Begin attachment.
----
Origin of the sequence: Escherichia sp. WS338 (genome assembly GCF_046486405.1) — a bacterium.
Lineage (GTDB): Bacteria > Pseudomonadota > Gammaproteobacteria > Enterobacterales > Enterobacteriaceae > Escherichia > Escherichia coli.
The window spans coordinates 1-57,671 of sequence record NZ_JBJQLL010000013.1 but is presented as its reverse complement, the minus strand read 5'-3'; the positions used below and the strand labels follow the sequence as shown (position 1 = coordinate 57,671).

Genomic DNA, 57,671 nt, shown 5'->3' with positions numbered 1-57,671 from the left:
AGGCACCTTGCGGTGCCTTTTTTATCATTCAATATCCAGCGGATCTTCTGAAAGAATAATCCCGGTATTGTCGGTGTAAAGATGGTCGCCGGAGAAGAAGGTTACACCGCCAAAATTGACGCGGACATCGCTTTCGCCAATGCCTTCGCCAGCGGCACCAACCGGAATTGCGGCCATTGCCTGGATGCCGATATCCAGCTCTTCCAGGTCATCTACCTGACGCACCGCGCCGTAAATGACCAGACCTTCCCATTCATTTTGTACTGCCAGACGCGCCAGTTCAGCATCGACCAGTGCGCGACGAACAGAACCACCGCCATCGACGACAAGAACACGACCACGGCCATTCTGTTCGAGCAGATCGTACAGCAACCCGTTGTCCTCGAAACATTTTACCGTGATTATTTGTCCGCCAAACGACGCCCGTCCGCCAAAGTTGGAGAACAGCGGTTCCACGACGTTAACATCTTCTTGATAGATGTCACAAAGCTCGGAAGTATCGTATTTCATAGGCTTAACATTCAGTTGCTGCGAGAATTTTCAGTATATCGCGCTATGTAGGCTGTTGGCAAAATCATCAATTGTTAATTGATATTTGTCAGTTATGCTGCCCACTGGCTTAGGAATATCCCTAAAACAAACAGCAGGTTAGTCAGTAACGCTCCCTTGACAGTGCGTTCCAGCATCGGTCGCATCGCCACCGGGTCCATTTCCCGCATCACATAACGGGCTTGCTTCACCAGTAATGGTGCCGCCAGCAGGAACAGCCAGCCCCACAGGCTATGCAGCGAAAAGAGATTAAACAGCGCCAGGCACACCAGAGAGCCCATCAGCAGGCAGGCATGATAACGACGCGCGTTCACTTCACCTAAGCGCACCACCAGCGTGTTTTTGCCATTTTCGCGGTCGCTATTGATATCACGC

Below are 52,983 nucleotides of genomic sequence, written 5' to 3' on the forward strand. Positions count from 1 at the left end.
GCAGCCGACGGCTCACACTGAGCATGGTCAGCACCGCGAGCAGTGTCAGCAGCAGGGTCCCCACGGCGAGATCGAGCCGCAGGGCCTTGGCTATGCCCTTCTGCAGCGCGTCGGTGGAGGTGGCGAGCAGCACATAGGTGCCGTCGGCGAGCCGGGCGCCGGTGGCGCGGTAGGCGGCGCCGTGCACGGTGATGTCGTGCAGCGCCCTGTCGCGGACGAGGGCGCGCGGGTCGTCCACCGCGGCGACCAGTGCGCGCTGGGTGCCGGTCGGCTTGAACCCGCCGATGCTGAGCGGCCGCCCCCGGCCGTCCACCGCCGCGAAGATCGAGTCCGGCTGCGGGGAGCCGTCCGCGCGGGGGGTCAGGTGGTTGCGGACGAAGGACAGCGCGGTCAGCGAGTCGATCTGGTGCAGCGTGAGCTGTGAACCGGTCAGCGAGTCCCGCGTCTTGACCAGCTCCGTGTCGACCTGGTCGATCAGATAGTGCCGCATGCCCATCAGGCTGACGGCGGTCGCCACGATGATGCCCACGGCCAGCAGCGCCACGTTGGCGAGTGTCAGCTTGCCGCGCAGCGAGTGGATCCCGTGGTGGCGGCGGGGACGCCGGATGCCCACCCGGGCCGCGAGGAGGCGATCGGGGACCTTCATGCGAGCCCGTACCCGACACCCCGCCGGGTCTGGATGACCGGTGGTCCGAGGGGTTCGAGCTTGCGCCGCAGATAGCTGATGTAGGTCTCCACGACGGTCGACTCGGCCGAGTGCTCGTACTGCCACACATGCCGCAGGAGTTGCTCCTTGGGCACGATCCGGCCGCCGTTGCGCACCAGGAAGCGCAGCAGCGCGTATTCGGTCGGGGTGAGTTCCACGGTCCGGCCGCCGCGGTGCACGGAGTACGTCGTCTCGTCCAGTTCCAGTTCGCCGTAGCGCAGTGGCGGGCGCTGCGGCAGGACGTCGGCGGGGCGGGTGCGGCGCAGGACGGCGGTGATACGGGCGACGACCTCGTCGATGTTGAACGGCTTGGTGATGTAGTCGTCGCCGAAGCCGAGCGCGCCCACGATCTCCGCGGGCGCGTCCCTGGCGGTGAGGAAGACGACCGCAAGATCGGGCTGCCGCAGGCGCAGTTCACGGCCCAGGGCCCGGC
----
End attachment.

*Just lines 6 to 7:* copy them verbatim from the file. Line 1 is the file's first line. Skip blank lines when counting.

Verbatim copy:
Below are 52,983 nucleotides of genomic sequence, written 5' to 3' on the forward strand. Positions count from 1 at the left end.
GCAGCCGACGGCTCACACTGAGCATGGTCAGCACCGCGAGCAGTGTCAGCAGCAGGGTCCCCACGGCGAGATCGAGCCGCAGGGCCTTGGCTATGCCCTTCTGCAGCGCGTCGGTGGAGGTGGCGAGCAGCACATAGGTGCCGTCGGCGAGCCGGGCGCCGGTGGCGCGGTAGGCGGCGCCGTGCACGGTGATGTCGTGCAGCGCCCTGTCGCGGACGAGGGCGCGCGGGTCGTCCACCGCGGCGACCAGTGCGCGCTGGGTGCCGGTCGGCTTGAACCCGCCGATGCTGAGCGGCCGCCCCCGGCCGTCCACCGCCGCGAAGATCGAGTCCGGCTGCGGGGAGCCGTCCGCGCGGGGGGTCAGGTGGTTGCGGACGAAGGACAGCGCGGTCAGCGAGTCGATCTGGTGCAGCGTGAGCTGTGAACCGGTCAGCGAGTCCCGCGTCTTGACCAGCTCCGTGTCGACCTGGTCGATCAGATAGTGCCGCATGCCCATCAGGCTGACGGCGGTCGCCACGATGATGCCCACGGCCAGCAGCGCCACGTTGGCGAGTGTCAGCTTGCCGCGCAGCGAGTGGATCCCGTGGTGGCGGCGGGGACGCCGGATGCCCACCCGGGCCGCGAGGAGGCGATCGGGGACCTTCATGCGAGCCCGTACCCGACACCCCGCCGGGTCTGGATGACCGGTGGTCCGAGGGGTTCGAGCTTGCGCCGCAGATAGCTGATGTAGGTCTCCACGACGGTCGACTCGGCCGAGTGCTCGTACTGCCACACATGCCGCAGGAGTTGCTCCTTGGGCACGATCCGGCCGCCGTTGCGCACCAGGAAGCGCAGCAGCGCGTATTCGGTCGGGGTGAGTTCCACGGTCCGGCCGCCGCGGTGCACGGAGTACGTCGTCTCGTCCAGTTCCAGTTCGCCGTAGCGCAGTGGCGGGCGCTGCGGCAGGACGTCGGCGGGGCGGGTGCGGCGCAGGACGGCGGTGATACGGGCGACGACCTCGTCGATGTTGAACGGCTTGGTGATGTAGTCGTCGCCGAAGCCGAGCGCGCCCACGATCTCCGCGGGCGCGTCCCTGGCGGTGAGGAAGACGACCGCAAGATCGGGCTGCCGCAGGCGCAGTTCACGGCCCAGGGCCCGGC